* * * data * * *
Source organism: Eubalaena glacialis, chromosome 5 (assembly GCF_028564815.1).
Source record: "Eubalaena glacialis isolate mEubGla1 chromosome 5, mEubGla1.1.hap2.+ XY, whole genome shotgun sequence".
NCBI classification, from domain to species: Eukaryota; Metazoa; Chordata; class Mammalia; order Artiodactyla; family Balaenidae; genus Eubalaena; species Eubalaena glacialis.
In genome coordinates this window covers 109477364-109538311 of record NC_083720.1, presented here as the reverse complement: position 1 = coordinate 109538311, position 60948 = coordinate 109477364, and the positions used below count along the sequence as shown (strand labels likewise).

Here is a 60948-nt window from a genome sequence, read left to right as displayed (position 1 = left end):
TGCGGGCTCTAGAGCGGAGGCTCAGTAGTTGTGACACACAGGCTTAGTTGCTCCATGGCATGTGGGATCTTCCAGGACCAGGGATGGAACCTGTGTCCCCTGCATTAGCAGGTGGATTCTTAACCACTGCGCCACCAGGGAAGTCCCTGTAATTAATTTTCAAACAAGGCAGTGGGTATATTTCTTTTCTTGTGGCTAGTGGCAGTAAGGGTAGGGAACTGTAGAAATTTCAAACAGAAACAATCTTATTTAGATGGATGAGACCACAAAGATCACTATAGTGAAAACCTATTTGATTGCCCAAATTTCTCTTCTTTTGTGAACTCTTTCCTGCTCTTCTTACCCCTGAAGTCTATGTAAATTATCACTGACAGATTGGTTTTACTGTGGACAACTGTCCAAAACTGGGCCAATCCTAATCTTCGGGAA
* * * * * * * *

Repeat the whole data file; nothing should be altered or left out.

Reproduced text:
Source organism: Eubalaena glacialis, chromosome 5 (assembly GCF_028564815.1).
Source record: "Eubalaena glacialis isolate mEubGla1 chromosome 5, mEubGla1.1.hap2.+ XY, whole genome shotgun sequence".
NCBI classification, from domain to species: Eukaryota; Metazoa; Chordata; class Mammalia; order Artiodactyla; family Balaenidae; genus Eubalaena; species Eubalaena glacialis.
In genome coordinates this window covers 109477364-109538311 of record NC_083720.1, presented here as the reverse complement: position 1 = coordinate 109538311, position 60948 = coordinate 109477364, and the positions used below count along the sequence as shown (strand labels likewise).

Here is a 60948-nt window from a genome sequence, read left to right as displayed (position 1 = left end):
TGCGGGCTCTAGAGCGGAGGCTCAGTAGTTGTGACACACAGGCTTAGTTGCTCCATGGCATGTGGGATCTTCCAGGACCAGGGATGGAACCTGTGTCCCCTGCATTAGCAGGTGGATTCTTAACCACTGCGCCACCAGGGAAGTCCCTGTAATTAATTTTCAAACAAGGCAGTGGGTATATTTCTTTTCTTGTGGCTAGTGGCAGTAAGGGTAGGGAACTGTAGAAATTTCAAACAGAAACAATCTTATTTAGATGGATGAGACCACAAAGATCACTATAGTGAAAACCTATTTGATTGCCCAAATTTCTCTTCTTTTGTGAACTCTTTCCTGCTCTTCTTACCCCTGAAGTCTATGTAAATTATCACTGACAGATTGGTTTTACTGTGGACAACTGTCCAAAACTGGGCCAATCCTAATCTTCGGGAA